- Age: 59
- Resides: Montgomery County
- Experience: Attorney. Bachelor’s from Yale; law degree from the University of Virginia. Assistant U.S. attorney, 1992-1998. State’s attorney for Montgomery County, 1999-2007. Maryland co-chair of Obama Campaign, 2008. Maryland attorney general, 2007-2015. Unsuccessful bid for Democratic nomination for Maryland governor, 2014.
- Personal: Married with two children
- Candidate website
- Read The Baltimore Banner's profile of Doug Gansler
- Read more election coverage
- Age: 41
- Resides: Hyattsville
- Experience: Activist and politician. Member of the Hyattsville Town Council, 2011-2015; council president 2013-2015. Mayor of Hyattsville, 2015-2020. Founded Our Black Party in May 2020.
- Personal: Married
Jump to key issues:
Do you support the financial and policy requirements of the Blueprint for Maryland’s Future (Also known as the Kirwan recommendations)?
I fully support the Blueprint. As the most experienced candidate in the field, I understand how to work the levers of government to get it fully implemented. Education is empowerment, so we do not have a day to waste. The most important aspects of the Blueprint include universal pre-K and recruiting and paying the best and the brightest teachers, from all backgrounds. We also need to keep our children and teachers safe by placing a well-trained SRO [school resource officer] in every school. To ensure the future of the Blueprint, we need to nominate the one pragmatic Democrat who can beat the Republicans in November.
Do you believe that parents have adequate input into public school curriculum choices?
Along with trained educators, students, and school boards, parents should have an integral voice in curriculum choices. For example, we need to ensure that the implementation of vocational training and financial literacy are incorporated into the curriculum. We must provide teachers with the freedom to teach our students to want to learn and not teach to a standardized test. Parents should certainly be heard as curriculum is developed and updated.
Are you satisfied with the ways Maryland schools teach the history of Indigenous, Black, Latino, Asian or other communities of color and systemic racism?
Schools should teach history as it truly happened and from every perspective of those who experienced it. There is nothing more important than speaking truth to power. History itself provides lessons from which students may learn.
Does the governor have a role in reducing the level of violence and crime in our communities?
The number one job of government is to keep people safe, and right now the government is failing at that job. I am running for governor because crime is exploding, and I have 22 years of experience bringing crime down while lifting justice up. There is nobody else running that has any experience in criminal justice whatsoever. I will hire 1,000 police across the state, install 10,000 more lights in Baltimore, put an armed school resource officer in every school, and give law enforcement officers the resources they need. I will be laser-focused on gun crimes and removing guns from our streets.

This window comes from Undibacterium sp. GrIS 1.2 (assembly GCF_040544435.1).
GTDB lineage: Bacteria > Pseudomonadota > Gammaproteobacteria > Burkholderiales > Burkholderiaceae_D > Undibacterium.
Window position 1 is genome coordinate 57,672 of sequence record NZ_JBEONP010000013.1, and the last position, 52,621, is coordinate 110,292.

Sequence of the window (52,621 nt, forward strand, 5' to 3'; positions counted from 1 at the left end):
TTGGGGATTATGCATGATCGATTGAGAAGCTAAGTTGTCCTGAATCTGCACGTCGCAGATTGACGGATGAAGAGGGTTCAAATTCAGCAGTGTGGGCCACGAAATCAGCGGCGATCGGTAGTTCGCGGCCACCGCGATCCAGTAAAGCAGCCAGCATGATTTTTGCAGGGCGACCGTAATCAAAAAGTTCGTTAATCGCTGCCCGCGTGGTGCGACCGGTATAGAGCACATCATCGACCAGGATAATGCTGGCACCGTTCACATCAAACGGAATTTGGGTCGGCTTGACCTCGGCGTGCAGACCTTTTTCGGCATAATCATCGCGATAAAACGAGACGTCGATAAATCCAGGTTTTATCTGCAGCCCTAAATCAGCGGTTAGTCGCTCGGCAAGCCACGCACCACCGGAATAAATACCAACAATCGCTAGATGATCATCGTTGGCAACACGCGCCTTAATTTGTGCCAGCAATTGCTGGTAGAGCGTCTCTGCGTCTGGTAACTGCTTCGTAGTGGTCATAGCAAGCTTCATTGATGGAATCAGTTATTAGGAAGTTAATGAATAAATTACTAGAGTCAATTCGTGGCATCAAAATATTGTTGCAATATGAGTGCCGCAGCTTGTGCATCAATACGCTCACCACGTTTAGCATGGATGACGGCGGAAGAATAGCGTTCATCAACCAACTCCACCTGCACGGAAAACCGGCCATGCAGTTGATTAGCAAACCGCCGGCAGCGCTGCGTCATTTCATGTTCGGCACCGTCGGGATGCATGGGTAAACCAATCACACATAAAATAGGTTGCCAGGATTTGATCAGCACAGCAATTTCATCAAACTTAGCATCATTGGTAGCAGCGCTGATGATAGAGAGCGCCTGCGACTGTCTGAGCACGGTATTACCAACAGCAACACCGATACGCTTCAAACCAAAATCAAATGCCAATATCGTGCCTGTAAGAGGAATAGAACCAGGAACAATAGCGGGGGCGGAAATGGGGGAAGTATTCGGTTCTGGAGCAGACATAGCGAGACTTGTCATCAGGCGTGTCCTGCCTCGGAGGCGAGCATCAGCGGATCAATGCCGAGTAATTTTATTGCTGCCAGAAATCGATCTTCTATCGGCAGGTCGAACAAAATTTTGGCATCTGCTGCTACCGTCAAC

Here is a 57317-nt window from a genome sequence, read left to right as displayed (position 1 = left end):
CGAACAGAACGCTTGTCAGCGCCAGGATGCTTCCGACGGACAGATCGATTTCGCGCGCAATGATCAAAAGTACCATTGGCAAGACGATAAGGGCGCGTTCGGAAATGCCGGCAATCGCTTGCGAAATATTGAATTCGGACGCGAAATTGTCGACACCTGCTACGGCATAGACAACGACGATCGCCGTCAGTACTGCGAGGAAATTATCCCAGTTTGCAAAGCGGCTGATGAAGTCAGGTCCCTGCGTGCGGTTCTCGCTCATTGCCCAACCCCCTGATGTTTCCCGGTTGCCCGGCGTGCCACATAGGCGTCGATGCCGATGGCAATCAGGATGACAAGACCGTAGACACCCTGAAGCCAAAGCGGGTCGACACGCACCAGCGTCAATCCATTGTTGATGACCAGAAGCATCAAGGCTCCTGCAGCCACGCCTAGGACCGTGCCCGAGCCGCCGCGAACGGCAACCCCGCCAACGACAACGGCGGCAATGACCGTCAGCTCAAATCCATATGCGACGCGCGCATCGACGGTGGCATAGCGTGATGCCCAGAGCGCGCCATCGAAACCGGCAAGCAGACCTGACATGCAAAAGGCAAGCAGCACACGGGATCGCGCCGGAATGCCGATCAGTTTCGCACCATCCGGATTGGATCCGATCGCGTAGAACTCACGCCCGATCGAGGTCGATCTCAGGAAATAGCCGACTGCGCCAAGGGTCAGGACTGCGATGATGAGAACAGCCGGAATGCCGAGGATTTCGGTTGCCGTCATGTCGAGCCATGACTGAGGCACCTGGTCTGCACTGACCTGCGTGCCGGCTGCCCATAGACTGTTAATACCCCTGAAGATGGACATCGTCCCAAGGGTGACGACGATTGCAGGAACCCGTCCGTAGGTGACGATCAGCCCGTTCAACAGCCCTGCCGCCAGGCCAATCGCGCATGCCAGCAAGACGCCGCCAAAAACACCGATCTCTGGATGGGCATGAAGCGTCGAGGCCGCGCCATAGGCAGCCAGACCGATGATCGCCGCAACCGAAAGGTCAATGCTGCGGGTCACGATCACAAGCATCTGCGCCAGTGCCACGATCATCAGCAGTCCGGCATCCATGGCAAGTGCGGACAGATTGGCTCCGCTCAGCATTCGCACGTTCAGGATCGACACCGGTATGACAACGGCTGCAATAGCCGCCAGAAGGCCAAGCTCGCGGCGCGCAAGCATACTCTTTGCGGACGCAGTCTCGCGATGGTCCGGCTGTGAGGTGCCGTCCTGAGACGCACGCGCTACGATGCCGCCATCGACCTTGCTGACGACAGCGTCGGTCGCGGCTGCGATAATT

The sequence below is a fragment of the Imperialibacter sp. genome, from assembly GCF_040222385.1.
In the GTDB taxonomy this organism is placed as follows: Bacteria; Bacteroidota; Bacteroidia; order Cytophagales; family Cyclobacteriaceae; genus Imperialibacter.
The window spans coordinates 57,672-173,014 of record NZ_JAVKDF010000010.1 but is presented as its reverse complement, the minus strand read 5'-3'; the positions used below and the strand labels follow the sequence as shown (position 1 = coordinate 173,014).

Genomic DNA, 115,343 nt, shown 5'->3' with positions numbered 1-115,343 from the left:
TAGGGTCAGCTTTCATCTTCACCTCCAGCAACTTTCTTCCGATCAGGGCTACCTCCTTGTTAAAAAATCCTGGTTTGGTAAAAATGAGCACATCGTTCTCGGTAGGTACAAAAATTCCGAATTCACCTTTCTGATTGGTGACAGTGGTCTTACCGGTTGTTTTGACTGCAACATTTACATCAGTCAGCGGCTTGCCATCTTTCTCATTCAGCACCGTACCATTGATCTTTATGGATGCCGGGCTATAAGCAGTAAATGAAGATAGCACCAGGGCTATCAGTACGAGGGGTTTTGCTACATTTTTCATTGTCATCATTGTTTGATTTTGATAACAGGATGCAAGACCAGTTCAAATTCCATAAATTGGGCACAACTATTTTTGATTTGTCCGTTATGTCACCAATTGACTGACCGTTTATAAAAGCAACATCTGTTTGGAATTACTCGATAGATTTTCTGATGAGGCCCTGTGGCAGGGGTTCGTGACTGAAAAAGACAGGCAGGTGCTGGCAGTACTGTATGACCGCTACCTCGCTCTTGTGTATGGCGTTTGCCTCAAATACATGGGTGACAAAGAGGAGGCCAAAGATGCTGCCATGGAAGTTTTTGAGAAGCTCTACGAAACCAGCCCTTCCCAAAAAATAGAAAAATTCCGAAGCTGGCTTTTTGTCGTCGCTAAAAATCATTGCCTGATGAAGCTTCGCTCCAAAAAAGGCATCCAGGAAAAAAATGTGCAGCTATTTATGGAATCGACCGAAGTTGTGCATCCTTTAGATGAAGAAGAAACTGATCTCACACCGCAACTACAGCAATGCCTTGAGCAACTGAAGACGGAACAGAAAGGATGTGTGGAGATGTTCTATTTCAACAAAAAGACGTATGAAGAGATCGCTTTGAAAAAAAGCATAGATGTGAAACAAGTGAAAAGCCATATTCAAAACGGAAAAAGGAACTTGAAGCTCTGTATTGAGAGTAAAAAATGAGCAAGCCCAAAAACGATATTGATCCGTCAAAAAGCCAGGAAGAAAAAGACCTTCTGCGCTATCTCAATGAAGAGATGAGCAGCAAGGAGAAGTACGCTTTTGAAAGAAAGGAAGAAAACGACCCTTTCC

Do you support efforts to reform or restructure the ways policing is funded?
As the only pro-business, pro-law enforcement true Democrat in the field, I oppose defunding the police. As governor, I will fund 1,000 more police officers across the state and ensure all police are better-paid and better-trained, including in de-escalation tactics. Right now homicide is the number one cause of unexpected death of Baltimore children, and only about 41 percent of murders are solved in the city. That means you literally have a better chance of getting away with murder than you do of getting caught. I will make sure police have the resources they need to solve every murder.
Do you support efforts by state’s attorneys to reduce or eliminate prosecution of nonviolent or low-level offenses?
It is the job of legislators to define crimes and the job of prosecutors to prosecute crimes. I was the first candidate to call for the legalization of cannabis. I do not think every person who is prosecuted for a low-level offense should go to jail. As state’s attorney, I instituted the first drug courts in the state so that people had a chance to get the help they needed instead of dealing with an addiction while in a cage. As governor, I will ensure every jurisdiction has drug courts, domestic violence courts, and a family justice center.
Would you propose changes to Maryland’s gun control laws?
Guns have more rights than women in America right now. Our gun control laws need to be as strict as possible. We need to get guns off our streets and out of the hands of violent offenders. I will also work with the U.S. Attorney’s Office to prosecute gun crimes in federal court. I will never bend on my belief that there is no legitimate reason whatsoever for any civilian to be in possession of an assault weapon.
Do you think Maryland is doing enough to address racial disparities in the criminal justice system?